Care home staff left in tears af­ter they were told of clo­sure, says union leader

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ac­cord­ing to John Gal­lacher, head bar­gain­ing for Uni­son Scot­land.

“I was there when staff in Big­gar were told – peo­ple were cry­ing, it was a dif­fi­cult thing to hear,” he said. “It came as a to­tal shock to staff, they are dev­as­tated.”

“The op­tions for re­de­ploy­ment are vir­tu­ally zero, and the re­dun­dancy pol­icy is not gen­er­ous. From a staff point of view the prospects are not good. But many of them were up­set about the im­pact on the res­i­dents.”

Many res­i­dents of Bield homes are in their 90s, he said, and there are fears for their health. “I fear some will die be­cause of the shock of the change in life cir­cum­stances. Oth­ers are likely to go into nurs­ing homes, which will be more ex­pen­sive than it was to keep them in a care home.”

Mr Gal­lacher de­scribes the Bield clo­sure as a paradigm shift for the char­ity.

He added: “The com­bined deficit of the


AYes­ter­day’s Her­ald re­ports on the clo­sures. homes is only around £300,000. I think they could have found ways to save that with­out cut­ting front­line ser­vices. But they just want to exit the sec­tor com­pletely.”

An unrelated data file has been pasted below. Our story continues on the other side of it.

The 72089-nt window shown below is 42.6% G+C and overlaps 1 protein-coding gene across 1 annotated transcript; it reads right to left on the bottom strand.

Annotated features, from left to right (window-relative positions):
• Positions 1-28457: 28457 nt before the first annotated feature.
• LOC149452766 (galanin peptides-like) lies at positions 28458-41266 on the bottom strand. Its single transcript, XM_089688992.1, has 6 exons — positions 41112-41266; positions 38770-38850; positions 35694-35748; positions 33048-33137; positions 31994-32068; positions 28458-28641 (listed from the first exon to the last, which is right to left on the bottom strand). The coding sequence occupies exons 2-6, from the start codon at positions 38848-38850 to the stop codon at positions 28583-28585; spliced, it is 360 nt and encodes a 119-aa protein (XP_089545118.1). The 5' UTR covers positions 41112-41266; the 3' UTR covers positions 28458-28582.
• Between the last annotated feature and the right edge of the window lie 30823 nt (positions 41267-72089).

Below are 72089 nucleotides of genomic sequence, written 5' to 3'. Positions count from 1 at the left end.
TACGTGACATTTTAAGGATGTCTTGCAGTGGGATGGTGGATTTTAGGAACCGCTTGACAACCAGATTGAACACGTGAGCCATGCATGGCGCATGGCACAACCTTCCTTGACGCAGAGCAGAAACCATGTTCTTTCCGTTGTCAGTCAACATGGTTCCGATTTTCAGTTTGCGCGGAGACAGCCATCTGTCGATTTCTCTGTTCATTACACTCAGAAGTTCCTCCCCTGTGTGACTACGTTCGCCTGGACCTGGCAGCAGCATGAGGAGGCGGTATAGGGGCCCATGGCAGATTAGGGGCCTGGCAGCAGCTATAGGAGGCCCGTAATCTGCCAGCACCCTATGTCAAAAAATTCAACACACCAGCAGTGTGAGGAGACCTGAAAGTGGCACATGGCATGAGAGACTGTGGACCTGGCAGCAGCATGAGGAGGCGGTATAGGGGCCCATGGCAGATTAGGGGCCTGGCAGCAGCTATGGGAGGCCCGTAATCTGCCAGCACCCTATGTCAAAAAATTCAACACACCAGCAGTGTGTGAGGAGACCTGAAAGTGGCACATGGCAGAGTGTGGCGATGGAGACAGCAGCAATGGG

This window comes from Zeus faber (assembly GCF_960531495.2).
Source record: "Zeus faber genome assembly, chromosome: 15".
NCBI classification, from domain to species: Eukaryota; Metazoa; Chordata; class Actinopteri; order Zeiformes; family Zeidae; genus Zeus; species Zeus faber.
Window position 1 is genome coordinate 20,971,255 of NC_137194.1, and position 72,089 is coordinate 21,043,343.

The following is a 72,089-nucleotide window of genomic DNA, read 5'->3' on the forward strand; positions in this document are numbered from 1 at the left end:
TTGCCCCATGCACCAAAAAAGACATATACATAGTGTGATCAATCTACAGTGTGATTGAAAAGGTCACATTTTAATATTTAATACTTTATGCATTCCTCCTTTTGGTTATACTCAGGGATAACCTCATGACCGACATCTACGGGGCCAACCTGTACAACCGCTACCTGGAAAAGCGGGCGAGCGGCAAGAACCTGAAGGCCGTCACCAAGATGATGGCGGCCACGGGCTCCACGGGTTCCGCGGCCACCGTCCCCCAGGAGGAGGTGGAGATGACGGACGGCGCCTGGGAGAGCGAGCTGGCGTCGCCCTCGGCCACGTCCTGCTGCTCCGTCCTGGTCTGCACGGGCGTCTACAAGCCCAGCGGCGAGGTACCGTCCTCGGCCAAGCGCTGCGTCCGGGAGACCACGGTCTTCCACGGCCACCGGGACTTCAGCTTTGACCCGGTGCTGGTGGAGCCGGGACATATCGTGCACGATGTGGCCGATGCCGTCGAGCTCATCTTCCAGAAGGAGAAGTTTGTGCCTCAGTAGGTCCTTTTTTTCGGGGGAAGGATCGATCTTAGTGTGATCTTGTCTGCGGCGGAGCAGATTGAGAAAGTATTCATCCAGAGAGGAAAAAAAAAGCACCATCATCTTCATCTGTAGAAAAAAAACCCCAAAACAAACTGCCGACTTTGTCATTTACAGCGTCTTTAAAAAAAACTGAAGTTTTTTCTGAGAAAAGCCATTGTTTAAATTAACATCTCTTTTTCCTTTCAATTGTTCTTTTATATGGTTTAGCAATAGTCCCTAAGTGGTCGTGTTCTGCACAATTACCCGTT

He warned the char­ity’s pro­posed fu­ture model would leave coun­cils to pick up the pieces.

He said: “Bield want to rent ac­com­mo­da­tion to older peo­ple, charg­ing them for a range of op­tions such as a war­den, per­sonal care ser­vice, or meal ser­vice, but on a pri­vate ba­sis. There will be no re­la­tion­ship to the lo­cal author­ity, and there will be no in­ten­sively staffed back up. Res­i­dents who need that kind of sup­port will have to have it pro­vided by the lo­cal author­ity home­care ser­vice.”

Mr Gal­lacher said the de­ci­sion was hard to ex­plain with de­mand for care ris­ing. He said: “This sim­ply shouldn’t hap­pen when de­mo­graph­ics are driv­ing an in­sa­tiable de­mand for care ser­vices. It is ap­palling that a third party provider can walk off the stage vir­tu­ally unan­nounced leav­ing the pub­lic sec­tor to pick up the bill.”

How­ever, he said coun­cils were partly to blame, and said Uni­son would seek a so­lu­tion with the coun­cils’ um­brella body Cosla and the Scot­tish Govern­ment.

“Lo­cal au­thor­i­ties have com­mis­sioned ser­vices on the cheap for a long time and it is com­ing home to roost,” he added.

A spokesman for Cosla said: “This de­ci­sion has been taken by the provider be­cause of the long-term un­sus­tain­able na­ture of the busi­ness model. Lo­cal part­ner­ships are con­sid­er­ing how to en­sure con­ti­nu­ity of high-qual­ity care for res­i­dents.”

A na­tional contin­gency plan­ning group, in­clud­ing rep­re­sen­ta­tives of providers, care in­spec­tors and lo­cal health and so­cial care boards would meet to look at how to man­age the con­se­quences of Bield’s de­ci­sion, he said.

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